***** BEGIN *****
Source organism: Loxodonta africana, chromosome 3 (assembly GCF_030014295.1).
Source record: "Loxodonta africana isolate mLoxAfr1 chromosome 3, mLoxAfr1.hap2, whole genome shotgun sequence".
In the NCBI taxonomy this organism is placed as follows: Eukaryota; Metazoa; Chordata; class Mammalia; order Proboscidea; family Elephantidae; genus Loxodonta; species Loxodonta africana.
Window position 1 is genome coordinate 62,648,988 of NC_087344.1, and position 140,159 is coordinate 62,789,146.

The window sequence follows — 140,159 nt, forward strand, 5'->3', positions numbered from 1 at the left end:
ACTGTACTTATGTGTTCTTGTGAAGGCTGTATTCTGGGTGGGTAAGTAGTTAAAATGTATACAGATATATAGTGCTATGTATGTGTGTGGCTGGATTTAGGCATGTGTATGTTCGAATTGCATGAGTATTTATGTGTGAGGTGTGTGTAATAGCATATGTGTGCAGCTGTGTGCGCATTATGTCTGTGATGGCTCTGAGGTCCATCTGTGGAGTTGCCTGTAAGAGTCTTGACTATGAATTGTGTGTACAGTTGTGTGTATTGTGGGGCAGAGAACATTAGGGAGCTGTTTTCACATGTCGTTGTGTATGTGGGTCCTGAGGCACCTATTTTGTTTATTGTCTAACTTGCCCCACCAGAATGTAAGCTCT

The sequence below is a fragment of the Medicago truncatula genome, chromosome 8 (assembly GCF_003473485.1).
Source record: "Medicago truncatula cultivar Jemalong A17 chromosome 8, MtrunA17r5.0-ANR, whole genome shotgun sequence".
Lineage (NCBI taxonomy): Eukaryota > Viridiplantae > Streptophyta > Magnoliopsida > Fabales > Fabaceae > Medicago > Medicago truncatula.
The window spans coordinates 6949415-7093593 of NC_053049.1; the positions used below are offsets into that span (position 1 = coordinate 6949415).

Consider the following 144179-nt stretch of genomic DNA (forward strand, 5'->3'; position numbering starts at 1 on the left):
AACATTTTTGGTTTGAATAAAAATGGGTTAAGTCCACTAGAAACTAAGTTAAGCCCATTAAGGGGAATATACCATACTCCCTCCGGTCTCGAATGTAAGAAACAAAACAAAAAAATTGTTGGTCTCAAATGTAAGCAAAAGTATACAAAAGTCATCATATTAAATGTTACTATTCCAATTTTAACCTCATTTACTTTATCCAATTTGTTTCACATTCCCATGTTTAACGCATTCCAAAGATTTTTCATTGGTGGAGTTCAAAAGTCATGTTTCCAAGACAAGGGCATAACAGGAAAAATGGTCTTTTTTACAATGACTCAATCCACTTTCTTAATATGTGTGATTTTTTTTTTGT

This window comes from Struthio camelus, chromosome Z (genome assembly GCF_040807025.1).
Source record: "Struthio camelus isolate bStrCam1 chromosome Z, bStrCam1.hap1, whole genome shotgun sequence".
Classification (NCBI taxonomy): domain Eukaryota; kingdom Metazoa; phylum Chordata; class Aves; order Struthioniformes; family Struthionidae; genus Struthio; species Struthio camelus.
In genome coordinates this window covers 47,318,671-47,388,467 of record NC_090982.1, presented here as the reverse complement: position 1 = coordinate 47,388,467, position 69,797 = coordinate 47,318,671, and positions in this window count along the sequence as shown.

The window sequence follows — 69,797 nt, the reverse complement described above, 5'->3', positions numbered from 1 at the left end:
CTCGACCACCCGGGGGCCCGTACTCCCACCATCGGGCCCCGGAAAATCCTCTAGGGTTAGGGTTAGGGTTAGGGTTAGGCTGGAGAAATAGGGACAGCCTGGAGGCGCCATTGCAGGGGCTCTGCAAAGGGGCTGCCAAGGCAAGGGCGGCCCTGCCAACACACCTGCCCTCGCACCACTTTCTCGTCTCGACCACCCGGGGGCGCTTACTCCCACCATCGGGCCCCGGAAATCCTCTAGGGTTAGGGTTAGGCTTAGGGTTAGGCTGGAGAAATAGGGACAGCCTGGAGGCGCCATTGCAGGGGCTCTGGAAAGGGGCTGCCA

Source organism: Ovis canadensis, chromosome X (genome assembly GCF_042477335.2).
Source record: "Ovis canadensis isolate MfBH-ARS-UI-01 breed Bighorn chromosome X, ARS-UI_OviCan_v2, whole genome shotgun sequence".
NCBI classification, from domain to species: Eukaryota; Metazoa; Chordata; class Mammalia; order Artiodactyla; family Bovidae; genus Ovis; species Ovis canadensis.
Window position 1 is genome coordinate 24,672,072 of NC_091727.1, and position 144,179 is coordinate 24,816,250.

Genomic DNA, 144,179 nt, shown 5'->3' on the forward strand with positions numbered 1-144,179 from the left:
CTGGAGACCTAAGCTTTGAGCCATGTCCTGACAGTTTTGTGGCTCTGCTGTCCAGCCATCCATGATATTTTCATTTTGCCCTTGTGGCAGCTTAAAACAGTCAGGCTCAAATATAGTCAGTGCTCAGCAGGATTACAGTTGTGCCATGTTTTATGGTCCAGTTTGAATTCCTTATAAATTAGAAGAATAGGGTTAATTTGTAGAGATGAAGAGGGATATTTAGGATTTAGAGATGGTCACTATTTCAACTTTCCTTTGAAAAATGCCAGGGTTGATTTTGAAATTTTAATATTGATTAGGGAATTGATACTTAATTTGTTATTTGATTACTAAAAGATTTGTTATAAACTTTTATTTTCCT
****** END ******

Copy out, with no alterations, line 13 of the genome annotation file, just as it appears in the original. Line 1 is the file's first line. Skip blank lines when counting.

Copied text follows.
This window comes from Struthio camelus, chromosome Z (genome assembly GCF_040807025.1).